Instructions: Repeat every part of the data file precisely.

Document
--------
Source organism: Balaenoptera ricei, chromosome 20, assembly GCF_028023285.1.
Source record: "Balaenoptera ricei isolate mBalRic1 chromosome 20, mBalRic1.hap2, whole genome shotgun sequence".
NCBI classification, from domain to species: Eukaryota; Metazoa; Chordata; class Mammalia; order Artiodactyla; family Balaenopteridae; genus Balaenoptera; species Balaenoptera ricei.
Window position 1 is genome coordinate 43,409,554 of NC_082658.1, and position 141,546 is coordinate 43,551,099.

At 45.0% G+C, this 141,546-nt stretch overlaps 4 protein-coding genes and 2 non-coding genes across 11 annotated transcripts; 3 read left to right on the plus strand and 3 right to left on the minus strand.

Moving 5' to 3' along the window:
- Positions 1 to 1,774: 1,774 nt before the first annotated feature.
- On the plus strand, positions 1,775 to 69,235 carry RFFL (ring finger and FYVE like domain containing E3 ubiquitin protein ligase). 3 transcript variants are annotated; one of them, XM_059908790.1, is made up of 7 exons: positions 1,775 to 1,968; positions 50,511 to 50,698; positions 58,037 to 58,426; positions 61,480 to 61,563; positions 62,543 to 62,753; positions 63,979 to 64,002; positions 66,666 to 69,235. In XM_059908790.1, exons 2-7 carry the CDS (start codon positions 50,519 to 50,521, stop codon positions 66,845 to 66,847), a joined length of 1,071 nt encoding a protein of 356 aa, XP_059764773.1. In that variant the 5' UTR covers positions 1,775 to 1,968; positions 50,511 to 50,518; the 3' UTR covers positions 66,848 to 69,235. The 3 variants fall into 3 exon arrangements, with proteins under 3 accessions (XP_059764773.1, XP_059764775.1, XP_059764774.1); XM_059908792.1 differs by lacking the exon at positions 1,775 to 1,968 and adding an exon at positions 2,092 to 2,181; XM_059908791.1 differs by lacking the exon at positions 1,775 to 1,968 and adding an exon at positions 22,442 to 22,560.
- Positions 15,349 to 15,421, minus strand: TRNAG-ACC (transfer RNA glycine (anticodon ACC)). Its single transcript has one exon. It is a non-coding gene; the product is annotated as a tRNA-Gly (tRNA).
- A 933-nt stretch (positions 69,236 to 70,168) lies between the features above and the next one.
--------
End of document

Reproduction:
Source organism: Balaenoptera ricei, chromosome 20, assembly GCF_028023285.1.
Source record: "Balaenoptera ricei isolate mBalRic1 chromosome 20, mBalRic1.hap2, whole genome shotgun sequence".
NCBI classification, from domain to species: Eukaryota; Metazoa; Chordata; class Mammalia; order Artiodactyla; family Balaenopteridae; genus Balaenoptera; species Balaenoptera ricei.
Window position 1 is genome coordinate 43,409,554 of NC_082658.1, and position 141,546 is coordinate 43,551,099.

At 45.0% G+C, this 141,546-nt stretch overlaps 4 protein-coding genes and 2 non-coding genes across 11 annotated transcripts; 3 read left to right on the plus strand and 3 right to left on the minus strand.

Moving 5' to 3' along the window:
- Positions 1 to 1,774: 1,774 nt before the first annotated feature.
- On the plus strand, positions 1,775 to 69,235 carry RFFL (ring finger and FYVE like domain containing E3 ubiquitin protein ligase). 3 transcript variants are annotated; one of them, XM_059908790.1, is made up of 7 exons: positions 1,775 to 1,968; positions 50,511 to 50,698; positions 58,037 to 58,426; positions 61,480 to 61,563; positions 62,543 to 62,753; positions 63,979 to 64,002; positions 66,666 to 69,235. In XM_059908790.1, exons 2-7 carry the CDS (start codon positions 50,519 to 50,521, stop codon positions 66,845 to 66,847), a joined length of 1,071 nt encoding a protein of 356 aa, XP_059764773.1. In that variant the 5' UTR covers positions 1,775 to 1,968; positions 50,511 to 50,518; the 3' UTR covers positions 66,848 to 69,235. The 3 variants fall into 3 exon arrangements, with proteins under 3 accessions (XP_059764773.1, XP_059764775.1, XP_059764774.1); XM_059908792.1 differs by lacking the exon at positions 1,775 to 1,968 and adding an exon at positions 2,092 to 2,181; XM_059908791.1 differs by lacking the exon at positions 1,775 to 1,968 and adding an exon at positions 22,442 to 22,560.
- Positions 15,349 to 15,421, minus strand: TRNAG-ACC (transfer RNA glycine (anticodon ACC)). Its single transcript has one exon. It is a non-coding gene; the product is annotated as a tRNA-Gly (tRNA).
- A 933-nt stretch (positions 69,236 to 70,168) lies between the features above and the next one.